Happy Valentine’s Day. As we continue to study the role of the mass media in today’s society, here is a blog that I have written for a Slovenian blog-site PM, POSLOVNI MEDIJI where I will be the keynote speaker at their POMP conference on March 17. As always, your comments are welcomed.
It is time to end the love affair with technology and the machines that accompany those technologies, whether they start with an i or not. It seems to me we are wasting as much time today, if not more, than we’ve wasted in the last and lost first decade of the 21st Century trying to convince ourselves the Internet is the way to go.
The source to all our troubles dates back to 1964. The media guru of the 20th Century Marshall McLuhan coined the phrase, The Medium Is the Message, in his book Understanding Media: The Extensions of Man, and since then the relationship of the medium to the message became an important and essential part of media world lingo. Well, I propose that the time has come to bury this phrase and replace it with a more relevant phrase for today’s media world: The Customer is the Message, regardless of the medium.
Technology is moving faster than the speed of light and change has become the only constant in the world of media platforms. In fact, technology is moving faster than any of us humans can keep up with on a regular basis, and unlike years past, humans are outlasting technology and not vice versa. Our challenge today is to stop, take a deep breath and decide whom we need to focus on and what message we need to dispense.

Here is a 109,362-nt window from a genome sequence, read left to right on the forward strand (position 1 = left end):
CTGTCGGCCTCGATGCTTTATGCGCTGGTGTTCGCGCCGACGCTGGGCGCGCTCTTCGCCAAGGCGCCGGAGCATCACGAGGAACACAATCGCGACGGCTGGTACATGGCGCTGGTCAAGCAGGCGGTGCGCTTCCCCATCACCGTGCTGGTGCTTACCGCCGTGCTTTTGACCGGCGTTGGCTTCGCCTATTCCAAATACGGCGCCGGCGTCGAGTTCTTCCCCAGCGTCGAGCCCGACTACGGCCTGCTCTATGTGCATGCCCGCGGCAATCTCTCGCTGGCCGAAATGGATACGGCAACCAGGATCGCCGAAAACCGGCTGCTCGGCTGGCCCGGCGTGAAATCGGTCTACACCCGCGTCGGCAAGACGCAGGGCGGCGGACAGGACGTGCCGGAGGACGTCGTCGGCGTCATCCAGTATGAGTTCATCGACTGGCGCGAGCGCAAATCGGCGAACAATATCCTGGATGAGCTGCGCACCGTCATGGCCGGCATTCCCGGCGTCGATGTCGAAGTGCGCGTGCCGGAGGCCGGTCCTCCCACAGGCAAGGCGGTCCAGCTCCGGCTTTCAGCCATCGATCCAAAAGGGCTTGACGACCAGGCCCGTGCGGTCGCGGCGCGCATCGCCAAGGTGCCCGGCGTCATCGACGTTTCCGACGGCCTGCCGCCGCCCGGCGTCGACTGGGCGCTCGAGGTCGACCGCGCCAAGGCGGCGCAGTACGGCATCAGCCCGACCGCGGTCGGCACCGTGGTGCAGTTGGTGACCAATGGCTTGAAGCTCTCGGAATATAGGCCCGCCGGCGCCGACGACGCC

I am going to argue for the customer. I am going to fight to put the attention on the customer regardless of the machine. I want you to have a love affair with your customers. Know them inside out. Start by defining your customers. In my book I am always serving two types of customers: those who are on the receiving end of the message and those who are on the sending end.
The receiving customers are those readers, viewers, listeners and users who are looking for an engaging message that answers the simple question, What Is In It for Me? Note the three IIIs in the expression. All the focus should be on those IIIs, which collectively make our receiving customers.
The sending customer – the company, the advertiser, the brand maker – is seeking an engaging message that will provide the answer to the simple question, What Is In It for Me?
And what about us, the media folks? We are the romantic bridge that would and should connect those customers together and walk them through an engaging message we hope will create a long lasting relationship.
Romancing our customers should be our first and major mission while we are creating any medium. Falling in love with our customers and not our machines should be our goal for 2011 and beyond. Forget about the machines, forget about ink on paper, forget about pixels on a screen and forget about bytes on the airwaves. Fall in love with your customers, both on the sending and receiving ends. The result will be the best conceived media that will engage both senders and receivers. Let the love begin.